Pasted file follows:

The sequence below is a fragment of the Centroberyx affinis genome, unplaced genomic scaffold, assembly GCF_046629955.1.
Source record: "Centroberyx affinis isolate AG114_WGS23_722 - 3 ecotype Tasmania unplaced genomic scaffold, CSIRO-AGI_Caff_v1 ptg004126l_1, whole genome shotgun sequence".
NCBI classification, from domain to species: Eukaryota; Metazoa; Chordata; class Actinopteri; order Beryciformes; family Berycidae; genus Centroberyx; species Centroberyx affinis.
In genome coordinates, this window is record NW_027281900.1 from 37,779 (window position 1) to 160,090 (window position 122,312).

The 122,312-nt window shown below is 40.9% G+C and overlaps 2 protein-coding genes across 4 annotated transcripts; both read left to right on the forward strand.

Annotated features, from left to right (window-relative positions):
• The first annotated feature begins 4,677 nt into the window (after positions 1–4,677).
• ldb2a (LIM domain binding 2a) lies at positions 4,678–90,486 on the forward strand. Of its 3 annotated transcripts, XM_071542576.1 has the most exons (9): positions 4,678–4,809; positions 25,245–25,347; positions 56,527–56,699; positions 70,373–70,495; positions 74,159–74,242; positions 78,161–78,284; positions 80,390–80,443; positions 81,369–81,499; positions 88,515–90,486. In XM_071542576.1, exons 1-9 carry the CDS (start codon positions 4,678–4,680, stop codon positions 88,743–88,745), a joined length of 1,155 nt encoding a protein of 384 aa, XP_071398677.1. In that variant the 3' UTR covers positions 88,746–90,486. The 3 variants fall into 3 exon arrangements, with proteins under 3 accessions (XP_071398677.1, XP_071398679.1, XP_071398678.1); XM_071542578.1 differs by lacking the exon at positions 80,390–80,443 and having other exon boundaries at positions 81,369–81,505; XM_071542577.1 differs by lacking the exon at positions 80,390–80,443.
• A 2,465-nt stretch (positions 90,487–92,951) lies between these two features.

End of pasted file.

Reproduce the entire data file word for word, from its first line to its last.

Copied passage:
The sequence below is a fragment of the Centroberyx affinis genome, unplaced genomic scaffold, assembly GCF_046629955.1.
Source record: "Centroberyx affinis isolate AG114_WGS23_722 - 3 ecotype Tasmania unplaced genomic scaffold, CSIRO-AGI_Caff_v1 ptg004126l_1, whole genome shotgun sequence".
NCBI classification, from domain to species: Eukaryota; Metazoa; Chordata; class Actinopteri; order Beryciformes; family Berycidae; genus Centroberyx; species Centroberyx affinis.
In genome coordinates, this window is record NW_027281900.1 from 37,779 (window position 1) to 160,090 (window position 122,312).

The 122,312-nt window shown below is 40.9% G+C and overlaps 2 protein-coding genes across 4 annotated transcripts; both read left to right on the forward strand.

Annotated features, from left to right (window-relative positions):
• The first annotated feature begins 4,677 nt into the window (after positions 1–4,677).
• ldb2a (LIM domain binding 2a) lies at positions 4,678–90,486 on the forward strand. Of its 3 annotated transcripts, XM_071542576.1 has the most exons (9): positions 4,678–4,809; positions 25,245–25,347; positions 56,527–56,699; positions 70,373–70,495; positions 74,159–74,242; positions 78,161–78,284; positions 80,390–80,443; positions 81,369–81,499; positions 88,515–90,486. In XM_071542576.1, exons 1-9 carry the CDS (start codon positions 4,678–4,680, stop codon positions 88,743–88,745), a joined length of 1,155 nt encoding a protein of 384 aa, XP_071398677.1. In that variant the 3' UTR covers positions 88,746–90,486. The 3 variants fall into 3 exon arrangements, with proteins under 3 accessions (XP_071398677.1, XP_071398679.1, XP_071398678.1); XM_071542578.1 differs by lacking the exon at positions 80,390–80,443 and having other exon boundaries at positions 81,369–81,505; XM_071542577.1 differs by lacking the exon at positions 80,390–80,443.
• A 2,465-nt stretch (positions 90,487–92,951) lies between these two features.